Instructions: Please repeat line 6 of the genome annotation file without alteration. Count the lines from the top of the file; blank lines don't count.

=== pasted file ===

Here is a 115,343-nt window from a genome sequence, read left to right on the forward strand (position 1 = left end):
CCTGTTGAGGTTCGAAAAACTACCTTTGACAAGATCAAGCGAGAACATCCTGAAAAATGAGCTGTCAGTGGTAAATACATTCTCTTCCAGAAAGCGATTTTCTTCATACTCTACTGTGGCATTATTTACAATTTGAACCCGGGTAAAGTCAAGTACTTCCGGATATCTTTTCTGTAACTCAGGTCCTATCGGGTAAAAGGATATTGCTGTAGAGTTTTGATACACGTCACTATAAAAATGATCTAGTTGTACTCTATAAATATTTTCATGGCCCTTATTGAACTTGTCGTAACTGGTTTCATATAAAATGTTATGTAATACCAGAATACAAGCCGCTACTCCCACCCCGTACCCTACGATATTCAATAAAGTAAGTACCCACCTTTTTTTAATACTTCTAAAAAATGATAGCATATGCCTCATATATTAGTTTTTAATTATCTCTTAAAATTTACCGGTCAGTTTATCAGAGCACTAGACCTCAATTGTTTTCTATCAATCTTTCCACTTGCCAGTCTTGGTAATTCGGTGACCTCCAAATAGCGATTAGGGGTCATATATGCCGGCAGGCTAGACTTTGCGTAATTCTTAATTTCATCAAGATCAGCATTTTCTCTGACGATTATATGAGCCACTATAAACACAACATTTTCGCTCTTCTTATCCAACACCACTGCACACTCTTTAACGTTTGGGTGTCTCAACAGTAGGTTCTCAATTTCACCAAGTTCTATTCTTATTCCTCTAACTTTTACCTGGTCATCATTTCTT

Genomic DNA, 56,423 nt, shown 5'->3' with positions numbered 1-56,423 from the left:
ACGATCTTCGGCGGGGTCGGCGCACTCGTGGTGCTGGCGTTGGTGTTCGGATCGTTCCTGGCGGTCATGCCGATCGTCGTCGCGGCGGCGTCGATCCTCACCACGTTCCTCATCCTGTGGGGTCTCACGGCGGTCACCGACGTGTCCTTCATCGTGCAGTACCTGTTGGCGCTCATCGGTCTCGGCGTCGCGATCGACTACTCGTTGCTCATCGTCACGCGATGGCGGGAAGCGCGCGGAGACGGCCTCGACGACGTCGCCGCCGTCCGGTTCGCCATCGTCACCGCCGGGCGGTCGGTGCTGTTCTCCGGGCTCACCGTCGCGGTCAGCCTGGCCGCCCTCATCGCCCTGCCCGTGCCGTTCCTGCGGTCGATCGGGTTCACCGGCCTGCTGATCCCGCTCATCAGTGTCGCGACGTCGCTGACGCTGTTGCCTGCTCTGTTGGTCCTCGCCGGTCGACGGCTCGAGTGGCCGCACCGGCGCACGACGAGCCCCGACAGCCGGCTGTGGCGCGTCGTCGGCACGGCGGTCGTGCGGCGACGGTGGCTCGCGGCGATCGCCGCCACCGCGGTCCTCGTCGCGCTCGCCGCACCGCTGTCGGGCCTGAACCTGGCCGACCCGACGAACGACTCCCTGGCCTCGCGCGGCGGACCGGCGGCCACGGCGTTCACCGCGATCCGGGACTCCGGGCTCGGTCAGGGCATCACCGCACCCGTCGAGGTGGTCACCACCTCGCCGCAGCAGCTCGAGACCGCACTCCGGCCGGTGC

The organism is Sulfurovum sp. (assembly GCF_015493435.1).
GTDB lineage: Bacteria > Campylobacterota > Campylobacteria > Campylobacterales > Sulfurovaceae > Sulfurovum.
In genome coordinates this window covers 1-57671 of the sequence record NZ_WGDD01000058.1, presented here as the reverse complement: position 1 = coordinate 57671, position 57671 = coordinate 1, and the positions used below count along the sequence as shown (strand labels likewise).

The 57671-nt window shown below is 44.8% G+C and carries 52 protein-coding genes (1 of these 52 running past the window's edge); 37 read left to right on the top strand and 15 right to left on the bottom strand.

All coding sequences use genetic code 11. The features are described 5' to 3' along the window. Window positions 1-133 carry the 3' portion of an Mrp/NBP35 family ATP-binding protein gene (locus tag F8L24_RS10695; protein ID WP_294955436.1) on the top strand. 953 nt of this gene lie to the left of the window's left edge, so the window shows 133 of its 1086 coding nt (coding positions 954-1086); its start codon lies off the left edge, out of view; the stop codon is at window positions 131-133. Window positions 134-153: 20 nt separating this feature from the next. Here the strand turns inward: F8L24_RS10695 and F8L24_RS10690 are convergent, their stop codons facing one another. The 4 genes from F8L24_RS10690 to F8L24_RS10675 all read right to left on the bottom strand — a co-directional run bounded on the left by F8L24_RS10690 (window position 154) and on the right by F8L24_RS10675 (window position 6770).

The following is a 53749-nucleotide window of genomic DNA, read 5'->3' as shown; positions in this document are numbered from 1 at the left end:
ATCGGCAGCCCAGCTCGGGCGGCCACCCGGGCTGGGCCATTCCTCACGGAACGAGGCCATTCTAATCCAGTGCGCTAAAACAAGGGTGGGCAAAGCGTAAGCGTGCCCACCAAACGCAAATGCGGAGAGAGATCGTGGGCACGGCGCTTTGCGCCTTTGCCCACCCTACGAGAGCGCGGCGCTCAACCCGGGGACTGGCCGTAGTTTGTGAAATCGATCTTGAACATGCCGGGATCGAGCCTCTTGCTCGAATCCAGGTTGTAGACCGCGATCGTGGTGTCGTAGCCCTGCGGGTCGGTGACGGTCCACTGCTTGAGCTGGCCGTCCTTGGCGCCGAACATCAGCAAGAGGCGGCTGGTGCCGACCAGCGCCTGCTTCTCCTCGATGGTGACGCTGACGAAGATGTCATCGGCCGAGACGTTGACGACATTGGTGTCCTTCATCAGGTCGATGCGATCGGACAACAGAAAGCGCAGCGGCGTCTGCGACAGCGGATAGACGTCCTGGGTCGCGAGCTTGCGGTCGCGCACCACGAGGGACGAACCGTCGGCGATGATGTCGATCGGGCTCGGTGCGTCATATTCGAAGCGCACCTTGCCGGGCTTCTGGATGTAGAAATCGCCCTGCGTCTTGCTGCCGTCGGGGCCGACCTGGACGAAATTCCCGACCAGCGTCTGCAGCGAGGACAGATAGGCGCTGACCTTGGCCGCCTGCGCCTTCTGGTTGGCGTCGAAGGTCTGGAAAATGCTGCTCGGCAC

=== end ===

GTDB lineage: Bacteria > Campylobacterota > Campylobacteria > Campylobacterales > Sulfurovaceae > Sulfurovum.